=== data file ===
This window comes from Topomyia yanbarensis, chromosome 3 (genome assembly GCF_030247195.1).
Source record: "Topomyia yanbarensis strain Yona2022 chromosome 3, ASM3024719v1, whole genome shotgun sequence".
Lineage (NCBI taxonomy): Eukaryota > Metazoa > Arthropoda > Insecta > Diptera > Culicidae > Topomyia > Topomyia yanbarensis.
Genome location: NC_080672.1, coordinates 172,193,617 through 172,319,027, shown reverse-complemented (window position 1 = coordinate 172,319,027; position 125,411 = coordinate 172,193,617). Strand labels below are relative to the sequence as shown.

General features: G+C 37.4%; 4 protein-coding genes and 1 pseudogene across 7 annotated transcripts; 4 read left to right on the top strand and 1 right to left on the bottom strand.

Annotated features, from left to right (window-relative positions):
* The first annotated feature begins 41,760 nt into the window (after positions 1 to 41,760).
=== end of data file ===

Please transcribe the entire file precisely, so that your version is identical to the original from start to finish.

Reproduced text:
This window comes from Topomyia yanbarensis, chromosome 3 (genome assembly GCF_030247195.1).
Source record: "Topomyia yanbarensis strain Yona2022 chromosome 3, ASM3024719v1, whole genome shotgun sequence".
Lineage (NCBI taxonomy): Eukaryota > Metazoa > Arthropoda > Insecta > Diptera > Culicidae > Topomyia > Topomyia yanbarensis.
Genome location: NC_080672.1, coordinates 172,193,617 through 172,319,027, shown reverse-complemented (window position 1 = coordinate 172,319,027; position 125,411 = coordinate 172,193,617). Strand labels below are relative to the sequence as shown.

General features: G+C 37.4%; 4 protein-coding genes and 1 pseudogene across 7 annotated transcripts; 4 read left to right on the top strand and 1 right to left on the bottom strand.

Annotated features, from left to right (window-relative positions):
* The first annotated feature begins 41,760 nt into the window (after positions 1 to 41,760).